Session Chair: Kara Layton; Technical Support: Deniz Vural. The recording of the session is available below.
21:05 - 21:20 GMT: Vegetation and disturbance drive variability in pond DOM at Cape Bounty Arctic Watershed Observatory
Presenter: Joanne Heslop
Institution: Queen's University, Canada
Type: Oral presentation
Abstract: Inland waters receive and process significant but poorly-constrained amounts of terrestrial carbon (C). A portion of terrestrially-derived C in inland waters is microbially processed into the greenhouse gas carbon dioxide (CO2) and outgassed into the atmospheric C pool, making inland waters an important component of the global C cycle. In the Arctic, ponds represent a substantial portion of inland water surface area. Thus, C processing and subsequent CO2 outgassing from ponds could play a significant role in the Arctic C cycle and potential greenhouse gas emissions. We quantified and characterized terrestrially-derived C export and composition from 19 ponds at the Cape Bounty Arctic Watershed Observatory, Nunavut, Canada. The ponds were selected to represent a range of hydrological inputs (precipitation-fed versus soil water-influenced), surrounding vegetation types (mesic tundra, polar desert), and permafrost disturbance regimes (active layer detachment, undisturbed). Ponds were sampled weekly from 16 July to 12 August 2018 and analyzed for: dissolved organic carbon (DOC), total dissolved nitrogen (TDN), major ions, and dissolved organic matter (DOM) optical properties. Ponds located in undisturbed, vegetated regions generally had the highest DOC concentrations. Ponds in disturbed regions had lower DOC concentrations than undisturbed ponds, but higher TDN and major ion concentrations. DOM optical properties suggest DOC in disturbed ponds is more bioavailable than DOC in undisturbed ponds. Results from this study will be compared to measured dissolved gas concentrations in the same ponds, with the objective of identifying major controls on CO2 production and upscaling pond CO2 emission estimates to the whole watershed.
21:20 - 21:30 GMT: Evolutionary processes that shaped the diversity of the amphipod genus Eusirus in the Southern Ocean
Presenter: Lourine Salabao
Institution: University of Liege/University of Hasselt, Belgium
Type: Flash presentation
Abstract: Diversity of the current Antarctic marine fauna. In the past, these Antarctic species have survived different glacial cycles through dispersal to refugia, and/or adaptations to novel abiotic and biotic conditions. With the increasing temperatures in the polar regions, marine fauna is currently faced with three possible outcomes: adaptation, migration or extinction. Based on how these organisms were able to survive environmental changes in the past will allow us to predict their future response. In this study, amphipods of the genus Eusirus are as model organisms as knowledge on their ecology and biogeography is still very limited. The evolutionary history of Eusirus amphipods is phylogenetically reconstructed through time with molecular data. DNA sequence data are obtained by sequencing the complete mitochondrial genomes, using a combination of skimming sequencing and long-range PCRs amplicons of different Eusirus species. Mitochondrial data will be complemented with additional sequence data from nuclear genes. Time-calibrated phylogenies will be used as basis for plotting ecological and trophic data generated by stable isotope analyses as well as morphological information. By combining data from time-calibrated phylogenies as well as from ecology and morphology, we aim to understand the evolutionary processes that led to the current diversity of Eusirus amphipods.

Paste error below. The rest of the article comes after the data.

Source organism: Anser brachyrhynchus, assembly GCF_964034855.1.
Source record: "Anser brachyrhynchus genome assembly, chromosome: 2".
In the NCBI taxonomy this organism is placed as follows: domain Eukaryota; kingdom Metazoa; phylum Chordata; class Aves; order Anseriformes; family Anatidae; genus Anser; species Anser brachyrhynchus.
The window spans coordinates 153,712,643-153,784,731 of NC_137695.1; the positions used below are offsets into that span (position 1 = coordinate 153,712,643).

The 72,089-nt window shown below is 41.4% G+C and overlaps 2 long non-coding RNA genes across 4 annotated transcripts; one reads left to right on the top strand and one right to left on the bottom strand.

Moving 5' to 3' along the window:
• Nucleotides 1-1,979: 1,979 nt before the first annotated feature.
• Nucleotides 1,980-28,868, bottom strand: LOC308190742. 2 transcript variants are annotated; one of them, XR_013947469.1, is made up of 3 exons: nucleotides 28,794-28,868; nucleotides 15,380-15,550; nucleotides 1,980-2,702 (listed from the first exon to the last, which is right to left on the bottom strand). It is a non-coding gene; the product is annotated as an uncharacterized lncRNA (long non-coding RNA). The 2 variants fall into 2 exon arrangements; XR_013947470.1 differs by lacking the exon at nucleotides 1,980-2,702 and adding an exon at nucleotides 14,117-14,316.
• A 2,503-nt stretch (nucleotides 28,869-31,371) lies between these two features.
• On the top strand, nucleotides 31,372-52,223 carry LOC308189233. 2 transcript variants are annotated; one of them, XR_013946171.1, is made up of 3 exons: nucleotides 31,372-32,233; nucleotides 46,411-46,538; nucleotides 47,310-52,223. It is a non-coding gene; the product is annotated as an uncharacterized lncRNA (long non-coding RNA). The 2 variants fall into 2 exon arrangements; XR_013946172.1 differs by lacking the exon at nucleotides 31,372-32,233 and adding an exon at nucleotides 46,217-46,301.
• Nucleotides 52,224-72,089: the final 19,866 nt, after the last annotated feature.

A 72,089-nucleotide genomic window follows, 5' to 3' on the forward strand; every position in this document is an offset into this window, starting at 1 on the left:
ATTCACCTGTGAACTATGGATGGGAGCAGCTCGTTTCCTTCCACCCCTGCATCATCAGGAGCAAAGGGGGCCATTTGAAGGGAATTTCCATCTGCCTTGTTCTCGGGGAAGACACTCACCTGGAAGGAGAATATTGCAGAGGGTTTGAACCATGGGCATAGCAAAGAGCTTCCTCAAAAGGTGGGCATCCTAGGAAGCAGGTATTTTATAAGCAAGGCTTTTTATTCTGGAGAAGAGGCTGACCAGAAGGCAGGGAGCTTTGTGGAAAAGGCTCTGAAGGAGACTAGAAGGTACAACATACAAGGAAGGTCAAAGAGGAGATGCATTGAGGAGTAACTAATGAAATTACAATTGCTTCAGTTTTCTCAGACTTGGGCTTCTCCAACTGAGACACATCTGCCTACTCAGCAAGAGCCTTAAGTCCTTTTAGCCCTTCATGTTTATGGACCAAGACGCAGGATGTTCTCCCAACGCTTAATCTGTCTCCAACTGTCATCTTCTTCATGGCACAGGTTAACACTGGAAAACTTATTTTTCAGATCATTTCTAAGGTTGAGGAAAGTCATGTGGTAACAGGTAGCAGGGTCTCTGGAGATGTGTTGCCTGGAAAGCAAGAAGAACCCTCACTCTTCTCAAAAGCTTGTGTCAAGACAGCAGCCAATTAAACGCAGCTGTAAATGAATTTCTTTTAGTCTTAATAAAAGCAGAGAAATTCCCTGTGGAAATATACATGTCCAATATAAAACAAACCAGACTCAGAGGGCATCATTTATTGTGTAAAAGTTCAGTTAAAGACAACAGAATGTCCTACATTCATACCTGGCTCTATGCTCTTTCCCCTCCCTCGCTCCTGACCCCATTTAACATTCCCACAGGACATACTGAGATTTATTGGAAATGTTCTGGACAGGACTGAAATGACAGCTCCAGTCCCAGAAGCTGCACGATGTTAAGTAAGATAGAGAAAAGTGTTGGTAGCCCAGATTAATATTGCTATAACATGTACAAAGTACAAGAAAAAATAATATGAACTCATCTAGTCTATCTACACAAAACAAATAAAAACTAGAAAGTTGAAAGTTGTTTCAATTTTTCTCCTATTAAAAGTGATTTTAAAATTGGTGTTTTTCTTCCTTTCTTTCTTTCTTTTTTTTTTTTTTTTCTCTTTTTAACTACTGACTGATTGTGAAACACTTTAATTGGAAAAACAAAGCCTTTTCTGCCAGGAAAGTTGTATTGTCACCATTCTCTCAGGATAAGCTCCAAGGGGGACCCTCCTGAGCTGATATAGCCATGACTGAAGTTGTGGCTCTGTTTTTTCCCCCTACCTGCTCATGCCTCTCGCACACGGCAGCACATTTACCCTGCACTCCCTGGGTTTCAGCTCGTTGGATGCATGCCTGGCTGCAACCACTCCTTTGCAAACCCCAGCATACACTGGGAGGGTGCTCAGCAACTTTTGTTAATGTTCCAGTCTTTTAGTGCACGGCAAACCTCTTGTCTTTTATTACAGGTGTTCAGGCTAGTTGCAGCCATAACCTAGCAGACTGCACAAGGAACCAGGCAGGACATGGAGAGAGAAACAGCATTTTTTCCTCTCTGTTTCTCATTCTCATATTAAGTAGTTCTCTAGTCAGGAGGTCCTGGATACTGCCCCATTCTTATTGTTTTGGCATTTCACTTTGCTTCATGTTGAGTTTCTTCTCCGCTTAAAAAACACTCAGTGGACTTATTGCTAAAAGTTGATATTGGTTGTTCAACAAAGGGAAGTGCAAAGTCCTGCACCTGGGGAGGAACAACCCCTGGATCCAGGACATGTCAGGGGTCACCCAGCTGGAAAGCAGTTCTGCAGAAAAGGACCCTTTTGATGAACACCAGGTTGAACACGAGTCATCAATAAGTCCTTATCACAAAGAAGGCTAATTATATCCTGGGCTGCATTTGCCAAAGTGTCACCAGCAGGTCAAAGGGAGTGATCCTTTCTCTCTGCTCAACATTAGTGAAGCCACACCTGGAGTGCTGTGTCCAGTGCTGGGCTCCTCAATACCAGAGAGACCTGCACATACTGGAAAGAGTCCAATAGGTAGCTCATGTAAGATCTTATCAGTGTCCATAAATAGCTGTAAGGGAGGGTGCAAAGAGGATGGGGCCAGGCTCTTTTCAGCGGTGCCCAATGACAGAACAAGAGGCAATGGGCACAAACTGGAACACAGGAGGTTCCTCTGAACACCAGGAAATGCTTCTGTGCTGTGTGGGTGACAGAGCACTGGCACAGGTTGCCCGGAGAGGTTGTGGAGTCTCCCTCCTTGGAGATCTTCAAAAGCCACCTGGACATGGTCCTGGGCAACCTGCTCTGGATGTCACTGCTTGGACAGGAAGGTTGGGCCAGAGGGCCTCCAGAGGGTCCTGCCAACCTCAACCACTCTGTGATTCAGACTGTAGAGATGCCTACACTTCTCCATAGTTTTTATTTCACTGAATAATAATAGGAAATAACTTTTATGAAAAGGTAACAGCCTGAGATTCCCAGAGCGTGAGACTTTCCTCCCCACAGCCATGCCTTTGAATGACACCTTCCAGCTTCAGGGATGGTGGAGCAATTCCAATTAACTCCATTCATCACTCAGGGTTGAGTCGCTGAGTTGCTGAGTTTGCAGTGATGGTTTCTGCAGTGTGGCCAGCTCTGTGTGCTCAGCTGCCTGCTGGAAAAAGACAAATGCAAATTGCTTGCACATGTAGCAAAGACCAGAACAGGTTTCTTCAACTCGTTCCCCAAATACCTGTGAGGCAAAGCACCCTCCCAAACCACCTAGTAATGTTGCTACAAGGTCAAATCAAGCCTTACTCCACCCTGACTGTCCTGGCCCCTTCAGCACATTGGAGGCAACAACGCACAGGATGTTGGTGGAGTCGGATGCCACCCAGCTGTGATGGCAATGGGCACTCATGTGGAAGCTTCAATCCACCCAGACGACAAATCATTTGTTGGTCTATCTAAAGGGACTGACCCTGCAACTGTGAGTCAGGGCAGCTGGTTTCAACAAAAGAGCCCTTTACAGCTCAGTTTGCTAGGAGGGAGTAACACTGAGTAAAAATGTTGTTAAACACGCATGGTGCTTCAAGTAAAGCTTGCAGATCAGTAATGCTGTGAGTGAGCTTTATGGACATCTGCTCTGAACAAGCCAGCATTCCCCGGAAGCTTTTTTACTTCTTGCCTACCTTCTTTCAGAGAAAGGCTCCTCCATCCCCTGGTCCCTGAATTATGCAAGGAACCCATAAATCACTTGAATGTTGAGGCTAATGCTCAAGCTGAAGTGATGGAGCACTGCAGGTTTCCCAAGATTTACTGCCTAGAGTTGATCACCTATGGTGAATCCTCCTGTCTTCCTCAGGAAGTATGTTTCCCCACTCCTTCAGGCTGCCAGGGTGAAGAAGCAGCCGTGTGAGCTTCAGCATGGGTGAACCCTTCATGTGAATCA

21:30 - 21:40 GMT: An interdisciplinary approach to test population structure and life history connectivity of Antarctic silverfish (Pleuragramma antarctica) in the southern Weddell Sea
Presenter: Jilda Alicia Caccavo
Institution: Alfred Wegener Institute (AWI) / Berlin Center for Genomics in Biodiversity (BeGenDiv), Germany
Type: Flash presentation
Abstract: The Antarctic silverfish (Pleuragramma antarctica) is a critically important forage species with a circumpolar distribution and is unique among notothenioid species for its wholly pelagic life cycle. Studies have provided mixed evidence of population structure in silverfish over regional and circumpolar scales. Microsatellite markers previously showed homogeneity in allele frequencies along the Antarctic Slope Current westward from the Ross Sea to the northern tip of the Antarctic Peninsula. However, spatially recurring length modes observed in the Weddell Sea provide evidence for episodic connectivity. In this study, as part of a hydrographic survey of the Filchner Trough system in the southern Weddell Sea, otolith nucleus chemistry, which provides a record of environmental exposure during early life, was used to test between physical-biological hypotheses of silverfish population connectivity. Despite strong gene flow observed throughout areas of the southern Weddell Sea, significant population structuring was found using otolith chemistry, in the same samples as used for a previous genetic study. Self-recruitment shaped by circulation associated with the Filchner Trough, fluctuations in mixing between immigrant and locally-recruited fish, and feeding opportunities between inflowing Modified Warm Deep Water and outflowing Ice Shelf Water, help explain structuring revealed by otolith chemistry, length, abundance and biomass data, as well as gene flow along the continental slope. These results illustrate how comparisons between interdisciplinary techniques based on integrated sampling designs that incorporate hydrography can enhance understanding of population structure and connectivity of species around the Southern Ocean.
Presenter: Jean Holloway
Institution: University of Ottawa, Canada
Type: Oral presentation
Abstract: Effects of climate change are being felt in all aspects of the cryosphere, and how permafrost will respond to these variations is of concern. Forest fire is rarely taken into account in predictive modelling of permafrost change even though severe fires have been shown to accelerate degradation. Moreover, the frequency and magnitude of fires is increasing as the climate warms. We are examining permafrost change following the 2014 fires in the Northwest Territories, Canada in order to improve our understanding of the fate of permafrost in the region. A total of 18 burned and unburned sites representing a range of conditions were established in 2015 and 2016. At each site, air and ground temperature are being monitored continuously, and direct current electrical resistivity tomography (ERT) surveys and frost table measurements are being conducted annually. Burned sites were warmer than unburned ones: surface offsets averaged 0.5°C greater and the thermal offsets 0.1°C smaller. Average frost table depths at burned sites were 17 cm greater than at unburned sites, and were generally greater in 2017 compared to 2015. This reflects impacts of the burn as mean summer air temperatures differed by only 0.3°C. Results from ERT surveys show the possible loss of permafrost within some sites. The most-affected sites are underlain by coarser-grained substrates with thin organic layers, whereas peatland sites are less impacted. These results indicate the heterogeneity of permafrost reaction to fire at the landscape scale and suggest that permafrost may persist in peatlands while degrading elsewhere in the region.